The United States Senate voted 51-48 on June 26, 2007 not to invoke cloture on the Employee Free Choice Act (the "EFCA"). With the Democrats taking the White House and increasing their majorities in both the House and the Senate in the 2008 elections, passage of the EFCA will most certainly be a priority when the 111th Congress begins considering legislation in 2009, and the outcome of a cloture vote in the Senate could be quite different.

In 2007 Democrats held 51 seats in the Senate (counting the 2 Independent Senators who caucus with the Democrats) while the Republicans held 49 seats. Though Democrats fell short of their goal of capturing the filibuster-proof 60 seats in the Senate during the 2008 elections, if Democrat Al Franken holds off the legal challenges of the Republican incumbent, Norm Coleman, in Minnesota, Democrats will control 59 seats. Thus, only one Republican would have to cross party lines in order to invoke cloture and prevent the use of filibusters to block the passage of legislation.

While the June 2007 cloture vote on the EFCA divided primarily along party lines, one Democratic Senator did not vote, and one Republican Senator crossed party lines, voting to invoke cloture on the EFCA. In a statement on the Senate floor, Senator Arlen Specter of Pennsylvania explained that he voted to invoke cloture on the EFCA "so that we may consider a great many very important and complex issues", emphasizing that he expressed "no conclusion on the underlying merits in voting procedurally to consider the issue." (See the text of Senator Specter's Statement Here). If Senator Specter chooses to cross party lines again, the Democrats would have the 60 votes necessary to invoke cloture on the EFCA in 2009, and the Senate Republicans will not be able to prevent the Act from coming to a vote by filibustering.[1]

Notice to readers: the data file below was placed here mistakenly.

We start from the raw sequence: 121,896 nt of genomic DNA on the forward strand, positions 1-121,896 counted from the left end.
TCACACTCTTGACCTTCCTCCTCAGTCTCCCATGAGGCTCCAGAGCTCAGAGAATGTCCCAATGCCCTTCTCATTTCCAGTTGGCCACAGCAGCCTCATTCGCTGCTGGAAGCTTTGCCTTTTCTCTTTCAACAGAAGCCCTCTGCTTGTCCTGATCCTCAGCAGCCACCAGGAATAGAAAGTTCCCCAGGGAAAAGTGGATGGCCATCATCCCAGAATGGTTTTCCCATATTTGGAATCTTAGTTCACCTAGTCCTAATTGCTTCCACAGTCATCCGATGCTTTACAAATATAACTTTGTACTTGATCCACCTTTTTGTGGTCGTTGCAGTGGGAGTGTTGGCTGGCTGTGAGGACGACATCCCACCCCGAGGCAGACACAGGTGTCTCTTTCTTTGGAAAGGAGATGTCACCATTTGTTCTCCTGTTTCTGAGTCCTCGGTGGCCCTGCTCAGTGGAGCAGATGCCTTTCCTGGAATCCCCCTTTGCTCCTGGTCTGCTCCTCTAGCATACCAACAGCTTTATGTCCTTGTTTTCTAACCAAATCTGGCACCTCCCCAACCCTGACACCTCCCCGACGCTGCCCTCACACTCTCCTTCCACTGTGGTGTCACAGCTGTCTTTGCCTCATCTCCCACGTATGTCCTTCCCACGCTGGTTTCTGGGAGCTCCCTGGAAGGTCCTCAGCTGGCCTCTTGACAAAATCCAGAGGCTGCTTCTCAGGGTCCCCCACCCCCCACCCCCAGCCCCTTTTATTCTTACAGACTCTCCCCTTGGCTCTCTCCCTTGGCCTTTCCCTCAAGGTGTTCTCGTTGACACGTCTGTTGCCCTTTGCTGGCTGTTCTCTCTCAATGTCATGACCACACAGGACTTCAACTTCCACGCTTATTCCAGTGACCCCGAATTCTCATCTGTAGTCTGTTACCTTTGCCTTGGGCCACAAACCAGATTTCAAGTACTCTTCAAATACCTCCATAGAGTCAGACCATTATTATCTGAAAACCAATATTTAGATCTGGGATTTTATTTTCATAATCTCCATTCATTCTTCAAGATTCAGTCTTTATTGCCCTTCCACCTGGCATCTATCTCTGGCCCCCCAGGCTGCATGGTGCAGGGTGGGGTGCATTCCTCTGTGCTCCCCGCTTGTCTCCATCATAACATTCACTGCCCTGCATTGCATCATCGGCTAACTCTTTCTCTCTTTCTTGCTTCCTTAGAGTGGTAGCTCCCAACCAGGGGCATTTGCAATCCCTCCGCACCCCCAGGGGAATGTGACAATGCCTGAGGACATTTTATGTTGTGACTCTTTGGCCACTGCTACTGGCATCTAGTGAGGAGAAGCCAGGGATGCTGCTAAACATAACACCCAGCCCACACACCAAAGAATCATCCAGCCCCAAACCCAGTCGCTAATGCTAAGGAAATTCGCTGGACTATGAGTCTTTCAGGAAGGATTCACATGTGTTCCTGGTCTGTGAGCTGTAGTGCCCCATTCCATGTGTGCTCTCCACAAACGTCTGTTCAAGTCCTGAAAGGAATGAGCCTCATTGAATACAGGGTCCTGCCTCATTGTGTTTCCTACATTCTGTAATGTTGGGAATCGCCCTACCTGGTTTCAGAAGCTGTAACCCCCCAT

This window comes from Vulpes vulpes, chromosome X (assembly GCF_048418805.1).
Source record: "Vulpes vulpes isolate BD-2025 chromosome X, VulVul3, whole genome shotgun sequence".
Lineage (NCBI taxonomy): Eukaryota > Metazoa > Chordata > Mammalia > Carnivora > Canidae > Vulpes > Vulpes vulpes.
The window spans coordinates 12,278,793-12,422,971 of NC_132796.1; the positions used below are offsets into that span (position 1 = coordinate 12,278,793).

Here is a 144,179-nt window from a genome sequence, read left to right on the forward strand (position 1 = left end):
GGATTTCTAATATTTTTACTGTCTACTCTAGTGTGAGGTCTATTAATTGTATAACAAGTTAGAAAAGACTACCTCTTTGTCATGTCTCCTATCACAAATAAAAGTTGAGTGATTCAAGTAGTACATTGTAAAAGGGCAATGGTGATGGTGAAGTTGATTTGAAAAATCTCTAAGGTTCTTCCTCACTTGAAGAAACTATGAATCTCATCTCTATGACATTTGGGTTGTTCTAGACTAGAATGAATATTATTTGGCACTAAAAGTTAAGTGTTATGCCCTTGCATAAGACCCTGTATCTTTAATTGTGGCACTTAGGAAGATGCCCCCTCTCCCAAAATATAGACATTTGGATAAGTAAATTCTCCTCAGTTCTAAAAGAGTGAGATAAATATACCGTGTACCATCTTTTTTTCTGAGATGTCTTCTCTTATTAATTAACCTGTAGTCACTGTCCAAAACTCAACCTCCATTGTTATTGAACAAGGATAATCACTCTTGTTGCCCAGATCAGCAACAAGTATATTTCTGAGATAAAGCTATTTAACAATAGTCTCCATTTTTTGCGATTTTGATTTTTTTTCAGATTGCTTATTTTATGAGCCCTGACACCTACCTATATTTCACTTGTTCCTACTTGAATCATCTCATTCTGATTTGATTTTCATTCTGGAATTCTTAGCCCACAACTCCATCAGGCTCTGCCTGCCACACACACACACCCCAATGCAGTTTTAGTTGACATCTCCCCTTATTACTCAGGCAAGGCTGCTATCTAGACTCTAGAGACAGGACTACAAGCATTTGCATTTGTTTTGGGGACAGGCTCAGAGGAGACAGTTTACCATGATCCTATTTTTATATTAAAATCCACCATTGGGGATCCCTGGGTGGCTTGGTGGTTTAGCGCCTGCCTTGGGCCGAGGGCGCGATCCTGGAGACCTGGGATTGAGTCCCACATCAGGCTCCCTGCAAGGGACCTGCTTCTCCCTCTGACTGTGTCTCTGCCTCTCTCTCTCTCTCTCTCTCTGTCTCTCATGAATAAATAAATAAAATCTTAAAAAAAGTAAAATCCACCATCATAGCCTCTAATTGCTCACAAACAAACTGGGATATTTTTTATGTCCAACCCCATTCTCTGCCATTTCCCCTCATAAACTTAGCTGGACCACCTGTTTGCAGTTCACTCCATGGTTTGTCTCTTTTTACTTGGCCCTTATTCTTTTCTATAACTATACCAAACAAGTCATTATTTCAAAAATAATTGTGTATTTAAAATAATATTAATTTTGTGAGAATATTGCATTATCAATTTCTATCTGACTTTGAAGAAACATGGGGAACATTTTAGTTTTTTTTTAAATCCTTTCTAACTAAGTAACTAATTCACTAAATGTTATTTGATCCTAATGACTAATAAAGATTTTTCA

Given the likelihood of the passage of the EFCA by the 111th Congress, employers need to engage in preventative maintenance now. For steps you can take, see the article entitled, "Preventative Maintenance in the Workplace Before Passage of the EFCA" by Anna Dailey, which can be found on the Articles page of and contact your attorney to discuss other ways in which you can be proactive in your approach to the new method of union organizing that will be ushered in if the EFCA does, in fact, become law.